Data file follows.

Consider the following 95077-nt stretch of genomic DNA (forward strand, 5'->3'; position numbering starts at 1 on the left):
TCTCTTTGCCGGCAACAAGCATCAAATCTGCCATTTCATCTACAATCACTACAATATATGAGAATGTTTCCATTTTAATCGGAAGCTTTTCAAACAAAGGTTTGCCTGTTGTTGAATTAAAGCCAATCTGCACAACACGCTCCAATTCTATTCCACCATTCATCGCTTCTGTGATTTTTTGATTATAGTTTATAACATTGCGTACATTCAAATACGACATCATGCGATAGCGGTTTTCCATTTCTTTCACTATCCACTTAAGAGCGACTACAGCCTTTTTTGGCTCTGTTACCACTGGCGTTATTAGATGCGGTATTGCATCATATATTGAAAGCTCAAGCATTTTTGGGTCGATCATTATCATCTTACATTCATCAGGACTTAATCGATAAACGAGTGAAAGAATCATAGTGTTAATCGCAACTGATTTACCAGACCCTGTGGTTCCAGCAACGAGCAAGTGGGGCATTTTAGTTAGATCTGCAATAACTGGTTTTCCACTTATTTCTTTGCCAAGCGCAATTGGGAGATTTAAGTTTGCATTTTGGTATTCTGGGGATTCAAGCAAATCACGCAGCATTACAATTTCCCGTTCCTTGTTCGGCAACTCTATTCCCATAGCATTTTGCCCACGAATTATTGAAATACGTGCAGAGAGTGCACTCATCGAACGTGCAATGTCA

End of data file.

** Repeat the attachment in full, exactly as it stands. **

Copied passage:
Consider the following 95077-nt stretch of genomic DNA (forward strand, 5'->3'; position numbering starts at 1 on the left):
TCTCTTTGCCGGCAACAAGCATCAAATCTGCCATTTCATCTACAATCACTACAATATATGAGAATGTTTCCATTTTAATCGGAAGCTTTTCAAACAAAGGTTTGCCTGTTGTTGAATTAAAGCCAATCTGCACAACACGCTCCAATTCTATTCCACCATTCATCGCTTCTGTGATTTTTTGATTATAGTTTATAACATTGCGTACATTCAAATACGACATCATGCGATAGCGGTTTTCCATTTCTTTCACTATCCACTTAAGAGCGACTACAGCCTTTTTTGGCTCTGTTACCACTGGCGTTATTAGATGCGGTATTGCATCATATATTGAAAGCTCAAGCATTTTTGGGTCGATCATTATCATCTTACATTCATCAGGACTTAATCGATAAACGAGTGAAAGAATCATAGTGTTAATCGCAACTGATTTACCAGACCCTGTGGTTCCAGCAACGAGCAAGTGGGGCATTTTAGTTAGATCTGCAATAACTGGTTTTCCACTTATTTCTTTGCCAAGCGCAATTGGGAGATTTAAGTTTGCATTTTGGTATTCTGGGGATTCAAGCAAATCACGCAGCATTACAATTTCCCGTTCCTTGTTCGGCAACTCTATTCCCATAGCATTTTGCCCACGAATTATTGAAATACGTGCAGAGAGTGCACTCATCGAACGTGCAATGTCA